The ceramics collection illuminates a thousand years of Islamic pottery. The 2000 items include an unparalleled collection of 12th- and 13th-century Afghan pottery, rare Iznik pieces, early lustre-painted bowls and an extremely rare polychrome painted Persian bowl from the 10th century, incorporating a representation of the Prophet's steed, Buraq.

The more than 1000 pieces of metal-work range from an early Islamic silver ewer in the Sasanian style to a rare 13th-century jazirah  casket that once had an unusual combination lock, and an Ottoman silver fountain ladle dated 1577 or 1578. Nahla Nassar, deputy curator of the Khalili Collection and co-author of the volume on Islamic metalwork, says the metalwork collection "emphasizes similarities." So numerous are the examples, she says, that "one can judge how a style has changed and developed" over time and distance.

Islamic weaponry in the collections ranges from the most elegant of daggers to an important group of early stirrups. "The arms and armor in the collection," says Dr. David Alexander, author of the collection's volume The Arts of War, "include items as varied and widely separated as a Crusader sword from the Mamluk arsenal at Alexandria and an 18th-century cannon from the palace of Tipoo Sultan at Mysore." Of historical importance is the sword of the Sudanese warlord 'Ali Dinar, taken after his defeat and death in 1916. Alexander's volume includes discussions of the belt in Islamic culture, the use of talismanic shirts, the ceremonial drum, and the advent of gunpowder.

In complete contrast to the weaponry is the enchanting assembly of Islamic glassware. Through the 300 pre-Islamic and Islamic pieces, one can trace the entire story of glass-making. The collection's cut glass and cameo vessels dating to the 10th and 11th centuries are unequalled. With walls as thin as a tenth of a millimeter (0.004"), it seems miraculous that such pieces have survived the centuries at all.

Inspired as he was in childhood by Persian lacquerware, Khalili now holds the largest collection of lacquer objects in the world: more than 500 penboxes, bookbindings, mirror cases and caskets.

It will take a substantial museum to do justice to the collection. Khalili wants that museum—regardless of the city in which it is built—to be a dynamic place, not just an exhibition hall of echoing footsteps.

"Creating a fossilized museum is the last thing on my mind," says Khalili. "There are millions of Muslims in Europe. A center for Islamic art will work on different levels. It will show non-Muslim Europeans that their Muslim fellow-citizens are heirs to a great tradition that deserves their respect. It will stop them thinking of Muslims only in terms of fundamentalists, terrorists and hostage-takers. It will also give European Muslims access to their own culture, and make them even more proud of it.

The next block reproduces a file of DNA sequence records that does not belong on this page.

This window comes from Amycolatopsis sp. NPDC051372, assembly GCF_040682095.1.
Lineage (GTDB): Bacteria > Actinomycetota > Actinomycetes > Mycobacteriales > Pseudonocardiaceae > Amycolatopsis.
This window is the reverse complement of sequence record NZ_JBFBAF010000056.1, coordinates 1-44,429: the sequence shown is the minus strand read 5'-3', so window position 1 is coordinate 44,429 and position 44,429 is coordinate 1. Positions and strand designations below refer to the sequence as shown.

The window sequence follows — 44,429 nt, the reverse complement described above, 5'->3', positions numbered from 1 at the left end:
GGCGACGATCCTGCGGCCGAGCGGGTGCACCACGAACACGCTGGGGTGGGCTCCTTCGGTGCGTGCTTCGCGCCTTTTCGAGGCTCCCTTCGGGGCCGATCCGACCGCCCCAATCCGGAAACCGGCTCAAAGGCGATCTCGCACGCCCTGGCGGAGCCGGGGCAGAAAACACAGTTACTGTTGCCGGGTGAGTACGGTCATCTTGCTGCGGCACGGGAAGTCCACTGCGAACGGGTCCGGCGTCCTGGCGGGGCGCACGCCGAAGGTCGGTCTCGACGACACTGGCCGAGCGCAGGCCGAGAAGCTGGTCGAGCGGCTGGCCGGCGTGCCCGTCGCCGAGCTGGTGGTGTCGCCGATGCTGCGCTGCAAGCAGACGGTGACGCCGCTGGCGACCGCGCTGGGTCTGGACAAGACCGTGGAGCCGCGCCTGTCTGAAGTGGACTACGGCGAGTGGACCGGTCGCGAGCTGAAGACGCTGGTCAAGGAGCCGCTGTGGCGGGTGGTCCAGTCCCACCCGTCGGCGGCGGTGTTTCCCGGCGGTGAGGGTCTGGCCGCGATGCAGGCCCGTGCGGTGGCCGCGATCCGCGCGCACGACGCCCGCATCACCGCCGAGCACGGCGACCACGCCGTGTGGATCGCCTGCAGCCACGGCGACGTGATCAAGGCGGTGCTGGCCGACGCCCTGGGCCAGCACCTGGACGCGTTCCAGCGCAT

"People from 46 Muslim countries have different traditions, and speak different languages. What unites them is their religion and the artistic heritage which was shaped by that religion," he continues. "It is true that until recently most scholars in the field were non-Muslims, but that's changing dramatically as Islamic countries wake up to the importance of their artistic heritage.

"The moment has come for the 'people of the book'—Jews, Christians and Muslims—to speak openly to one another and to see clearly the close cultural, social, spiritual and intellectual ties that have existed among them for centuries."
Tahir Shah, lecturer and author of The Middle East Bedside Book and four other volumes, is the son of the prolific author Idries Shah.

Cataloging The Khalili Collection

Everyone of the 20,000 items in the Khalili Collection has been subjected to the most minute and detailed examination. For years after the rap of the auctioneer’s gavel, and before Khalili permits any photography, drawing or research, each object is handed over to conservators. Textiles are washed and I remounted. Metalwork, I ceramics, glass, paper and lacquer all benefit from meticulous labors to slow and even reverse the effects of time on the object. This often allows the original beauty of, for instance, a piece of metalwork to become visible again, by removal of patina and corrosion. All restoration work performed is carefully recorded and noted in the catalog entry for the object.